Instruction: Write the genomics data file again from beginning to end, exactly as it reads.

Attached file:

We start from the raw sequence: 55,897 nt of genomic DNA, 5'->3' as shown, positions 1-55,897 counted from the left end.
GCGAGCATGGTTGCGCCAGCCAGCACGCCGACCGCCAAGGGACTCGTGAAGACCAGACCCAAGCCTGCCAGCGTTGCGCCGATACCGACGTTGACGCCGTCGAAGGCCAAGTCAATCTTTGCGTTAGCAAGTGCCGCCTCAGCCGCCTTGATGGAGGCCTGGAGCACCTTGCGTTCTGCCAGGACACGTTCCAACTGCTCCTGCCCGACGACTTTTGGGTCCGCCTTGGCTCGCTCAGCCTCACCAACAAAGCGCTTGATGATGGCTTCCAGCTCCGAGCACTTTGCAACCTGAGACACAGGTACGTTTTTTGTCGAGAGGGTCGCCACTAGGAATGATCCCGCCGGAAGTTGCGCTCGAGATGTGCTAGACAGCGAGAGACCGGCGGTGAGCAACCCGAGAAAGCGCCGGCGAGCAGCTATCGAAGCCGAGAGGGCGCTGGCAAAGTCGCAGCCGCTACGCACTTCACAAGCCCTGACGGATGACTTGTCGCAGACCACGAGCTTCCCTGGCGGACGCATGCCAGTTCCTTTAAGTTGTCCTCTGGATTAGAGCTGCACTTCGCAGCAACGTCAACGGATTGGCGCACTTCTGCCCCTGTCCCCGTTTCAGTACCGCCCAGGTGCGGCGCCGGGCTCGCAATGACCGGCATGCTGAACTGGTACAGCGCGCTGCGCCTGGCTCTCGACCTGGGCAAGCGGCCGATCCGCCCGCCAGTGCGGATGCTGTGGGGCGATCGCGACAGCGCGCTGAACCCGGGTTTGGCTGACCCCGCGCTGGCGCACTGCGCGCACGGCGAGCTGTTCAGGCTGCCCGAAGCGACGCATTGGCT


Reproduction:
We start from the raw sequence: 55,897 nt of genomic DNA, 5'->3' as shown, positions 1-55,897 counted from the left end.
GCGAGCATGGTTGCGCCAGCCAGCACGCCGACCGCCAAGGGACTCGTGAAGACCAGACCCAAGCCTGCCAGCGTTGCGCCGATACCGACGTTGACGCCGTCGAAGGCCAAGTCAATCTTTGCGTTAGCAAGTGCCGCCTCAGCCGCCTTGATGGAGGCCTGGAGCACCTTGCGTTCTGCCAGGACACGTTCCAACTGCTCCTGCCCGACGACTTTTGGGTCCGCCTTGGCTCGCTCAGCCTCACCAACAAAGCGCTTGATGATGGCTTCCAGCTCCGAGCACTTTGCAACCTGAGACACAGGTACGTTTTTTGTCGAGAGGGTCGCCACTAGGAATGATCCCGCCGGAAGTTGCGCTCGAGATGTGCTAGACAGCGAGAGACCGGCGGTGAGCAACCCGAGAAAGCGCCGGCGAGCAGCTATCGAAGCCGAGAGGGCGCTGGCAAAGTCGCAGCCGCTACGCACTTCACAAGCCCTGACGGATGACTTGTCGCAGACCACGAGCTTCCCTGGCGGACGCATGCCAGTTCCTTTAAGTTGTCCTCTGGATTAGAGCTGCACTTCGCAGCAACGTCAACGGATTGGCGCACTTCTGCCCCTGTCCCCGTTTCAGTACCGCCCAGGTGCGGCGCCGGGCTCGCAATGACCGGCATGCTGAACTGGTACAGCGCGCTGCGCCTGGCTCTCGACCTGGGCAAGCGGCCGATCCGCCCGCCAGTGCGGATGCTGTGGGGCGATCGCGACAGCGCGCTGAACCCGGGTTTGGCTGACCCCGCGCTGGCGCACTGCGCGCACGGCGAGCTGTTCAGGCTGCCCGAAGCGACGCATTGGCT